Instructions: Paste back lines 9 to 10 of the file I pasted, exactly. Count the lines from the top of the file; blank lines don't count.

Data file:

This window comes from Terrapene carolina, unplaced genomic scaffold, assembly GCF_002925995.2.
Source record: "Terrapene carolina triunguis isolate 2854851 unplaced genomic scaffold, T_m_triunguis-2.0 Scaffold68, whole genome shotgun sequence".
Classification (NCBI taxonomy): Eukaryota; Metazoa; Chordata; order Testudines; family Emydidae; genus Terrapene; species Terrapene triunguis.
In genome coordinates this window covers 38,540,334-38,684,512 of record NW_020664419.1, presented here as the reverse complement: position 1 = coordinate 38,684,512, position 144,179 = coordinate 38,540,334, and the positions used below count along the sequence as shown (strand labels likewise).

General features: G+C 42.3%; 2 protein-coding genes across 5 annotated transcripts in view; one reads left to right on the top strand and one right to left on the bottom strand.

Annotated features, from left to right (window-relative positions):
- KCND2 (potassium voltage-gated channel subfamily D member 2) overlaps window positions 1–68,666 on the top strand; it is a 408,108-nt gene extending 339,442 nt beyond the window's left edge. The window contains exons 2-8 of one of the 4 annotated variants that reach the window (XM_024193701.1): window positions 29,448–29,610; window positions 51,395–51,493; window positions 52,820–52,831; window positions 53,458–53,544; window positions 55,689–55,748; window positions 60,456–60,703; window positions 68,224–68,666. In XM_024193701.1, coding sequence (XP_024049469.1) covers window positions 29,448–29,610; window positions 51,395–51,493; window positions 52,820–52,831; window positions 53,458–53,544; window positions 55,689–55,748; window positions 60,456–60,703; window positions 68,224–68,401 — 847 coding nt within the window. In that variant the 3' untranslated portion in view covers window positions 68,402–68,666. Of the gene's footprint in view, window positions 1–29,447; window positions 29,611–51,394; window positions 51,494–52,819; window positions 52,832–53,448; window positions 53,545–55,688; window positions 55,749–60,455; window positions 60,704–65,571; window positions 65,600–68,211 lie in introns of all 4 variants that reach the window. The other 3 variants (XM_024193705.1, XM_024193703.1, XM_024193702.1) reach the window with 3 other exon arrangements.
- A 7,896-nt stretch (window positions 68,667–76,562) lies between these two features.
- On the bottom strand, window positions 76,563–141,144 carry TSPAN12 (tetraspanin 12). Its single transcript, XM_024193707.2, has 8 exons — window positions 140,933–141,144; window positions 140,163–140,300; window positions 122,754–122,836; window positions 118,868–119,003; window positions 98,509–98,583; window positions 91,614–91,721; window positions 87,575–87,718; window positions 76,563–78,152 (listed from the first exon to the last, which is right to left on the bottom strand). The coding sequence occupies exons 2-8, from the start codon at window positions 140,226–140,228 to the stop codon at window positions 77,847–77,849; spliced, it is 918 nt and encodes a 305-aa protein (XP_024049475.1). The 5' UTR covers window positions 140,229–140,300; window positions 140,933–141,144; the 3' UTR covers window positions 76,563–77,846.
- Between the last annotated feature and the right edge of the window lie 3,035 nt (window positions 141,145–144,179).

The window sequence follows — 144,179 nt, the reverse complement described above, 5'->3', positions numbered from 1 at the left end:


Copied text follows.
- On the bottom strand, window positions 76,563–141,144 carry TSPAN12 (tetraspanin 12). Its single transcript, XM_024193707.2, has 8 exons — window positions 140,933–141,144; window positions 140,163–140,300; window positions 122,754–122,836; window positions 118,868–119,003; window positions 98,509–98,583; window positions 91,614–91,721; window positions 87,575–87,718; window positions 76,563–78,152 (listed from the first exon to the last, which is right to left on the bottom strand). The coding sequence occupies exons 2-8, from the start codon at window positions 140,226–140,228 to the stop codon at window positions 77,847–77,849; spliced, it is 918 nt and encodes a 305-aa protein (XP_024049475.1). The 5' UTR covers window positions 140,229–140,300; window positions 140,933–141,144; the 3' UTR covers window positions 76,563–77,846.
- Between the last annotated feature and the right edge of the window lie 3,035 nt (window positions 141,145–144,179).